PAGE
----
I love a good As-If novel. For the most part, this is one of the most excellent aspects of reading category romance fiction. Plot lines are so absurd that they test a reader’s suspension of disbelief. Done badly, the reader rejects the story with disdain. But when As-If is done well, despite all the impossible, ridiculous plot bunnies you become lost in the emotional wellbeing of the two characters that you are reading about. So to test my As-If-O-Metre, I read Lynne Graham’s 99th novel The Sicilian’s Stolen Son.
The only link Jemima Barber has to her troubled late twin sister is her nephew. So when the boy’s father storms into their lives to reclaim the child that was stolen from him, Jemima lets the forbidding Sicilian believe she is her smooth seductress of a sister. Though his son’s mother might be gentler than Luciano Vitale remembers, he’s resolved to make her pay in the most pleasurable way imaginable. But when he discovers she’s a virgin, her secret is out! Now Luciano has a new proposal: Jemima can atone for her sister’s sins–by becoming his wife!
I am home sick with laryngitis and a chest infection AND a sick, feverish son. For the first few days I attended my own pity party and what is better than a comfort read at a pity party? A Charlotte Lamb angsty romance!
The Girl From Nowhere
Suki Black is a successful singer who exudes sensuality on the stage. However off the stage she is sheltered by her manager and his wife, Buddy and Rosie who are more like parents than managers. As the story develops, you discover that Suki was abandoned as a baby and was brought up in a refuge/home/school. Having moved out at 16, she was discovered singing in a bar by Buddy and Rosie at 17 and had been living with them for the past 5 years – working her hard but treating her well and lovingly.
Enter the hero after a kickass performance that opens the book. Joel Harlow is a smouldering, dictating asshat of a hero who keeps turning up like a bad penny harassing Suki. At no time did I feel any warmth toward industrial magnate, Joel (whose description reminded me of Jamie Arrogance Packer). Continue reading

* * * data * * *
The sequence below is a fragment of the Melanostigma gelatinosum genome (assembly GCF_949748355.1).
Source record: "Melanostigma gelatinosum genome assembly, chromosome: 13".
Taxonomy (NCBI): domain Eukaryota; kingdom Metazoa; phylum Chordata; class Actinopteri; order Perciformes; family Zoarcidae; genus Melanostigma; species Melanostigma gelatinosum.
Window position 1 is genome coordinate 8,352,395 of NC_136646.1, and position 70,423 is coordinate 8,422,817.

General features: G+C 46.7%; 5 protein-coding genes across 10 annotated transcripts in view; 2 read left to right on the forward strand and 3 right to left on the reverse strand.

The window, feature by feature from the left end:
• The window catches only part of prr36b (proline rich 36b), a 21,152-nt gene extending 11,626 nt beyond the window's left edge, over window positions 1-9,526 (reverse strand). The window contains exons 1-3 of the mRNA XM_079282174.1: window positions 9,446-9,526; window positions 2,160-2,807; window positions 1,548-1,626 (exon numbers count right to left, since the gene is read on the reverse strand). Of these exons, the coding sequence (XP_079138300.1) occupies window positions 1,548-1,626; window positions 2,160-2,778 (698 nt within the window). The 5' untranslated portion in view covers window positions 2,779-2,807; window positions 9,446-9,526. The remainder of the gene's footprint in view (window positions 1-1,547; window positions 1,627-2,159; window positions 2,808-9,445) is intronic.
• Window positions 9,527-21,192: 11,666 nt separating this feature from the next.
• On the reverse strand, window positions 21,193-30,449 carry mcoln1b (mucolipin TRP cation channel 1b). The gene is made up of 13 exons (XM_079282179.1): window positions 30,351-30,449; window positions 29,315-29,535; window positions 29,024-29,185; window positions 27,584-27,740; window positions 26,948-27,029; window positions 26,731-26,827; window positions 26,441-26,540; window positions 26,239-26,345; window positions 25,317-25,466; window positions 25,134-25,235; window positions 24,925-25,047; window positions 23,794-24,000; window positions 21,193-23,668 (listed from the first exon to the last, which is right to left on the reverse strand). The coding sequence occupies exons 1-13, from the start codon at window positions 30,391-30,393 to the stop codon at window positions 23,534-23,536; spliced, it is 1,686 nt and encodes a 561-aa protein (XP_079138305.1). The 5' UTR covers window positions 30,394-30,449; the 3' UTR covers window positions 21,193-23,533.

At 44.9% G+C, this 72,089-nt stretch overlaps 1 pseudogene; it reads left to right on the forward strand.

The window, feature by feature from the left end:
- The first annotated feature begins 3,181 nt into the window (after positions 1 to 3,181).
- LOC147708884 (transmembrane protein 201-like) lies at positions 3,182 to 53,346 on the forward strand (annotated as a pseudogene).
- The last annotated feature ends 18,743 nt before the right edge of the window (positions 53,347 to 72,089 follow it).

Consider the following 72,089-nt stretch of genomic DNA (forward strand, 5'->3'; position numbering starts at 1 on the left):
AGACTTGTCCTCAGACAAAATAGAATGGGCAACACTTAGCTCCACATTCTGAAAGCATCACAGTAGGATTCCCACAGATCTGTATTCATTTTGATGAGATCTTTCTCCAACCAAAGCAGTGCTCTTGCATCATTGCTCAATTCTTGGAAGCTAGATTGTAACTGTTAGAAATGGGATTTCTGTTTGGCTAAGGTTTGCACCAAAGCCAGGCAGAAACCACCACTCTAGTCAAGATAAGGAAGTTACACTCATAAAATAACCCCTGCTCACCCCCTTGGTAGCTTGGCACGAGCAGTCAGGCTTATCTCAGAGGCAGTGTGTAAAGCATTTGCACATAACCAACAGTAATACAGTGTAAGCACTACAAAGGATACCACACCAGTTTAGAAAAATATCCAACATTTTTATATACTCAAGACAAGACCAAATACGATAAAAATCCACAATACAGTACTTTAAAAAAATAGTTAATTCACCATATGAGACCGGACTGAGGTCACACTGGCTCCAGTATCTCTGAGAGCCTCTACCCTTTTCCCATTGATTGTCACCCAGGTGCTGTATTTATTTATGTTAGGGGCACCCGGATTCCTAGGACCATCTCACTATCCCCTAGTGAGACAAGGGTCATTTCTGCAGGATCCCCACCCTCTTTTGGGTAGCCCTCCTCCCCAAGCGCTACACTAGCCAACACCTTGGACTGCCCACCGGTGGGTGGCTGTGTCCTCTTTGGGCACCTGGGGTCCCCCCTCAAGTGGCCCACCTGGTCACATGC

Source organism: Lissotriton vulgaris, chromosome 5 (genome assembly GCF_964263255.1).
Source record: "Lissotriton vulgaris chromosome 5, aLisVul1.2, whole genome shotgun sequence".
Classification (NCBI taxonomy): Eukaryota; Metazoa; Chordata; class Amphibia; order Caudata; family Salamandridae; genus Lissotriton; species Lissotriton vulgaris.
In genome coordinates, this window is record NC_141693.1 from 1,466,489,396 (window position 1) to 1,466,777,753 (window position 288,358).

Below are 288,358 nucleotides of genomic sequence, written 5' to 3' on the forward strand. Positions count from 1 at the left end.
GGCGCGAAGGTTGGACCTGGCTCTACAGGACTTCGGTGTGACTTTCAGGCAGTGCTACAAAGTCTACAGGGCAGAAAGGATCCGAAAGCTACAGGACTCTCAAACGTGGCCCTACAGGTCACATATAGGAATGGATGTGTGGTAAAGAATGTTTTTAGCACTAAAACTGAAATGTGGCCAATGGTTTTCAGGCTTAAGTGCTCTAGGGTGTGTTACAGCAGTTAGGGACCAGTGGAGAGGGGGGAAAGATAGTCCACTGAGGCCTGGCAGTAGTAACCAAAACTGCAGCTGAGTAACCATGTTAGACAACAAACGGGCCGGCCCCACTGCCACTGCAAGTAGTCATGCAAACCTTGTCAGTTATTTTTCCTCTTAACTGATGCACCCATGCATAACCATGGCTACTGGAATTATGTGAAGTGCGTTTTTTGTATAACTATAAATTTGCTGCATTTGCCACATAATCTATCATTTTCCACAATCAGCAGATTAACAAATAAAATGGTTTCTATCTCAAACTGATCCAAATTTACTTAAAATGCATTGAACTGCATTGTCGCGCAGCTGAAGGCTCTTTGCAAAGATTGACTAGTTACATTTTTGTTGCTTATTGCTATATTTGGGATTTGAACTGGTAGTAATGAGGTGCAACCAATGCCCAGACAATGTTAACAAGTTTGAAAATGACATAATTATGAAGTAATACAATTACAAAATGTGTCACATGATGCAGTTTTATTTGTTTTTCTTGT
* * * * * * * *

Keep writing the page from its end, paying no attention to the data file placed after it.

I’m rubbish at reading while on holiday. Where other people relax at the beach with a book, I reject all reading materials as I am either in the water swimming or racing around looking at every museum, shop, historical building that is close by. To add to this, my latest trip was a combination of work and play (I marked student assignments, along with PhD related conference paper writing and archive visiting), which even further lessened my reading time.
However, I did manage to read 5 novels while I was away (I won’t count the numerous picture books I read to my cousin’s kids). So for this blog only I will write about the place I read each book in as well as the book.
Alexander the Great statue in Thessaloniki
Before I discuss these other books I need to point out that I am both impressed and horrified that I have reverted in my reading habits. 4 years ago, I bought myself a SONY ereader and during an 8 week holiday I did not enter a single book shop and I did not buy a single book. All my reads were downloaded from my local library and Project Gutenberg. My luggage was liberated. Hallelujiah to more space for more shoes. But my latest trip has shocked me. Not only did I not use my tablet for reading but I found myself carting print books across the globe. Thoughthey are much more cumbersome, I love them soooo much more than ebooks. I can write in the margins (I don’t but I could if I chose to), I can dog ear pages (I do), I can litter my book with post it notes, bookmarks made of receipts, ticket stubs, serviettes and beer coasters. Each item becoming in itself a souvenir of the moment that I was reading. I am enjoying my reversion. I want a badge that says “Tried ebooks, didn’t work, print is my swag”. I also want to point out that I always forget to take photos when I am on holiday. I guess I am too busy being on holiday to document it. Continue reading